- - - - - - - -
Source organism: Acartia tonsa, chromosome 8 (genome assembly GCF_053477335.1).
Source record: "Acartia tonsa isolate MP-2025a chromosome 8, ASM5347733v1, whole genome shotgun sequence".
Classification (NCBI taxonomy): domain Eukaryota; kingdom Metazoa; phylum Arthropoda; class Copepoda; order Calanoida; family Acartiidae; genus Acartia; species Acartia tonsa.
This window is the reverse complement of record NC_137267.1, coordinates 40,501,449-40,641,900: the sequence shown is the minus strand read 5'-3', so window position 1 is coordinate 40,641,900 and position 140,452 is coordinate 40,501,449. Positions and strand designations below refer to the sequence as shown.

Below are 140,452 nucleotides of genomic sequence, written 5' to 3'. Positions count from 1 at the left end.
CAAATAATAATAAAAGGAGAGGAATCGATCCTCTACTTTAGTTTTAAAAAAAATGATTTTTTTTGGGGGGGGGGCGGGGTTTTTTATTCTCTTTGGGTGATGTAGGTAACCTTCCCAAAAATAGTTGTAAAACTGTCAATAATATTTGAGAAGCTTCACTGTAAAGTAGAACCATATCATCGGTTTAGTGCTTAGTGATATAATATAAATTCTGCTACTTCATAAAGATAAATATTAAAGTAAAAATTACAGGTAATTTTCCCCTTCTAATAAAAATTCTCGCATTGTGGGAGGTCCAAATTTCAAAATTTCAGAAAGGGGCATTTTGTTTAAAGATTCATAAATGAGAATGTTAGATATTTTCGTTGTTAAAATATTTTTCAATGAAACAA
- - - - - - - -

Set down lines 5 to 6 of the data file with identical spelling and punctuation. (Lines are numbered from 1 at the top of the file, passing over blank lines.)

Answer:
Below are 140,452 nucleotides of genomic sequence, written 5' to 3'. Positions count from 1 at the left end.
CAAATAATAATAAAAGGAGAGGAATCGATCCTCTACTTTAGTTTTAAAAAAAATGATTTTTTTTGGGGGGGGGGCGGGGTTTTTTATTCTCTTTGGGTGATGTAGGTAACCTTCCCAAAAATAGTTGTAAAACTGTCAATAATATTTGAGAAGCTTCACTGTAAAGTAGAACCATATCATCGGTTTAGTGCTTAGTGATATAATATAAATTCTGCTACTTCATAAAGATAAATATTAAAGTAAAAATTACAGGTAATTTTCCCCTTCTAATAAAAATTCTCGCATTGTGGGAGGTCCAAATTTCAAAATTTCAGAAAGGGGCATTTTGTTTAAAGATTCATAAATGAGAATGTTAGATATTTTCGTTGTTAAAATATTTTTCAATGAAACAA